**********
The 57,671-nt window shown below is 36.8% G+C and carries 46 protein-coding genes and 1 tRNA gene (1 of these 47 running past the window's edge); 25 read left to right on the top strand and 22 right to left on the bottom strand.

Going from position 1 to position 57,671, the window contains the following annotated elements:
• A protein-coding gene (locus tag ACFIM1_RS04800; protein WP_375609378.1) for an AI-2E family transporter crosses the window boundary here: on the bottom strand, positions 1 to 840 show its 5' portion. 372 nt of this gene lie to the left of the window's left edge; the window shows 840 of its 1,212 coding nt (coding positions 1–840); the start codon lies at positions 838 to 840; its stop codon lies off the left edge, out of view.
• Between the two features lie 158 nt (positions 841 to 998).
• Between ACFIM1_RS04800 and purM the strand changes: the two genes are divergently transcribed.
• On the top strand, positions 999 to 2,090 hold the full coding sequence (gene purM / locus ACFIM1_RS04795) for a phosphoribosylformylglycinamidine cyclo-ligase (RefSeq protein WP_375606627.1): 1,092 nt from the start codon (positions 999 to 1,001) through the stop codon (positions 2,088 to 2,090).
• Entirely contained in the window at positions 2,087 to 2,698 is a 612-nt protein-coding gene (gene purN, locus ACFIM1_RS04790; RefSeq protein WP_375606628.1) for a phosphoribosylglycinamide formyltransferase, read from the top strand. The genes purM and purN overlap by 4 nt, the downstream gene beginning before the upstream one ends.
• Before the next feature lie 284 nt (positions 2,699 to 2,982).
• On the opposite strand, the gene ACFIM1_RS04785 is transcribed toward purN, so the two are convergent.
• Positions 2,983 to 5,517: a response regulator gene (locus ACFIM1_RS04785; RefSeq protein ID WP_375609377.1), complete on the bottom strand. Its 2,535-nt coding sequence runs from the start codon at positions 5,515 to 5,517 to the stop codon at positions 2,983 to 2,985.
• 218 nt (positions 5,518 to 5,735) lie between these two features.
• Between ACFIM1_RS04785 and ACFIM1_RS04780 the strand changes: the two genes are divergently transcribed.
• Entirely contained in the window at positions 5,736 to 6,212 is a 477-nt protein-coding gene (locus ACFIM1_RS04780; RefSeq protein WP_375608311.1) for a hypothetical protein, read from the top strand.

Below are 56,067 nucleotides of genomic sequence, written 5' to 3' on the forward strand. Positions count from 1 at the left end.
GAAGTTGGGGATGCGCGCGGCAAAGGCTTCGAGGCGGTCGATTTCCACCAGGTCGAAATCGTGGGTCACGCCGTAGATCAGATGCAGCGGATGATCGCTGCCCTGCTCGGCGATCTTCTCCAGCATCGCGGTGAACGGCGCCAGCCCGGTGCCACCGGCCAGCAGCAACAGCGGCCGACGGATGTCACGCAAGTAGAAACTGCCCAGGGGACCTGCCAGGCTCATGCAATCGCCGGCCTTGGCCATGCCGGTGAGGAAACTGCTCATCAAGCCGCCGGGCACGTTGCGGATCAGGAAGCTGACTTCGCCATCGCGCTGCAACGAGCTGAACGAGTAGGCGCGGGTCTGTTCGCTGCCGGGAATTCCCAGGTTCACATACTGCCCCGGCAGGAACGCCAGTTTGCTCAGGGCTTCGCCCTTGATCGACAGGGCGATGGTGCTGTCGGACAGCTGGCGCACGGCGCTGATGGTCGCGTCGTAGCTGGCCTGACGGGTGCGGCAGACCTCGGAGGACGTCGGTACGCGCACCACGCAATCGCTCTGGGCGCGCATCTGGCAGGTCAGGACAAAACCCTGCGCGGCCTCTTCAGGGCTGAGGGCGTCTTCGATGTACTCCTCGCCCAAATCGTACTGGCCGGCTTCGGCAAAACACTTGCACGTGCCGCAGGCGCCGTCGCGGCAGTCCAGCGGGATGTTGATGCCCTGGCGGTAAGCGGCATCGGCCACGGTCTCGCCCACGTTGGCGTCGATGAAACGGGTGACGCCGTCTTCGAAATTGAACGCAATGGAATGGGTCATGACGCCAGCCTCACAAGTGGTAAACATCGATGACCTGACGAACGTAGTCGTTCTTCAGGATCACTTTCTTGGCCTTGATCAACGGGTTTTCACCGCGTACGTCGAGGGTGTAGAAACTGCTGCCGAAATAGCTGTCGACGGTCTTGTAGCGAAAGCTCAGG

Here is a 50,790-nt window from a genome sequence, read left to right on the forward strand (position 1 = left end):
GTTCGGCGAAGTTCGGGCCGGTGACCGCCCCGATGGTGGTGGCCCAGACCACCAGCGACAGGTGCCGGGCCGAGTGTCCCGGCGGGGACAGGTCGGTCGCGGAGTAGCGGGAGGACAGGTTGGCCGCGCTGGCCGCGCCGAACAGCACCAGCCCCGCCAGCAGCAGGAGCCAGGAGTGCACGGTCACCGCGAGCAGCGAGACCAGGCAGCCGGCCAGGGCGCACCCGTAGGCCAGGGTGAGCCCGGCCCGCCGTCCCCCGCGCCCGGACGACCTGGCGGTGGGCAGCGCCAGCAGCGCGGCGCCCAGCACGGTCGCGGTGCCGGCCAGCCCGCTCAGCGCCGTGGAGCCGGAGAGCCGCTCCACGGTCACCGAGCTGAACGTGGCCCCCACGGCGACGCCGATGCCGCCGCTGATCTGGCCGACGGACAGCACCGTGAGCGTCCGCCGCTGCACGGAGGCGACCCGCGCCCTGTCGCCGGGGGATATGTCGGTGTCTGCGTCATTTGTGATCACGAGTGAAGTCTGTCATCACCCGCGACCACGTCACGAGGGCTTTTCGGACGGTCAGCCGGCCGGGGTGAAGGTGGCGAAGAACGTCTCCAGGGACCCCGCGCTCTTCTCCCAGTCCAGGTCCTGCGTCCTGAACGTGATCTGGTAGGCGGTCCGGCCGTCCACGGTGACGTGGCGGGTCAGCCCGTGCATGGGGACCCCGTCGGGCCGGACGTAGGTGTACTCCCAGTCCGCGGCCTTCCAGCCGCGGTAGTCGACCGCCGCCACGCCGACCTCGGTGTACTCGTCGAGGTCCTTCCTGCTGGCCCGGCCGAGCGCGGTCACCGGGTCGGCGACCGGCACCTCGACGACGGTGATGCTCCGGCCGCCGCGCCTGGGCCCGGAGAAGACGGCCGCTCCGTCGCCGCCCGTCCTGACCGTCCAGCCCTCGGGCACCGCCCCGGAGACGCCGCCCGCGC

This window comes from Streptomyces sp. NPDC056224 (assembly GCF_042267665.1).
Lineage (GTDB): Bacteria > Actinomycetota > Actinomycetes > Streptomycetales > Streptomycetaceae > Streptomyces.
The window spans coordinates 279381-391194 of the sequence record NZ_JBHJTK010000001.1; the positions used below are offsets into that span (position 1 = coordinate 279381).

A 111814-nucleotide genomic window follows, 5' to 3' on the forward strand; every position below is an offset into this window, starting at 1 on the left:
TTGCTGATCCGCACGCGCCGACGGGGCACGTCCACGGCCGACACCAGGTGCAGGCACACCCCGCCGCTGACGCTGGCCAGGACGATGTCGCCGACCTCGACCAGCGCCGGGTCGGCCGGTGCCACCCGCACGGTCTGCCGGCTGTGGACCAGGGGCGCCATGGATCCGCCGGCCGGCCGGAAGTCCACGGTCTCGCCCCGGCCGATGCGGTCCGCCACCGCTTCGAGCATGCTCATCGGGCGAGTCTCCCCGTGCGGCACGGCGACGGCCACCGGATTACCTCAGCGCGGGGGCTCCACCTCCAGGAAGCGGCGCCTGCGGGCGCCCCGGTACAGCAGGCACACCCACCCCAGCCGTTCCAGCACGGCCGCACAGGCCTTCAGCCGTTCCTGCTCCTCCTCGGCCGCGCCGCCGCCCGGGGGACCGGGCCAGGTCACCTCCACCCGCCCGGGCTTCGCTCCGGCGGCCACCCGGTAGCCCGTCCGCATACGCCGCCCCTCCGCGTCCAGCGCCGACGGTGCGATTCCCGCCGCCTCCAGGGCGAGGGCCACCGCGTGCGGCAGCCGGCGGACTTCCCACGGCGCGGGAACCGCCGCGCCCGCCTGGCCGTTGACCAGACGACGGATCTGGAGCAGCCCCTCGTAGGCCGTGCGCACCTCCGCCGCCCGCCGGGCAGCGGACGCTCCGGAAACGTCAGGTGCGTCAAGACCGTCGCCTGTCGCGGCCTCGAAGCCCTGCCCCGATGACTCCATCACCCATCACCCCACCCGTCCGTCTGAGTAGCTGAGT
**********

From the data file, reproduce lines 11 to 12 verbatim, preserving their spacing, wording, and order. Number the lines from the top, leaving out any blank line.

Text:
• 218 nt (positions 5,518 to 5,735) lie between these two features.
• Between ACFIM1_RS04785 and ACFIM1_RS04780 the strand changes: the two genes are divergently transcribed.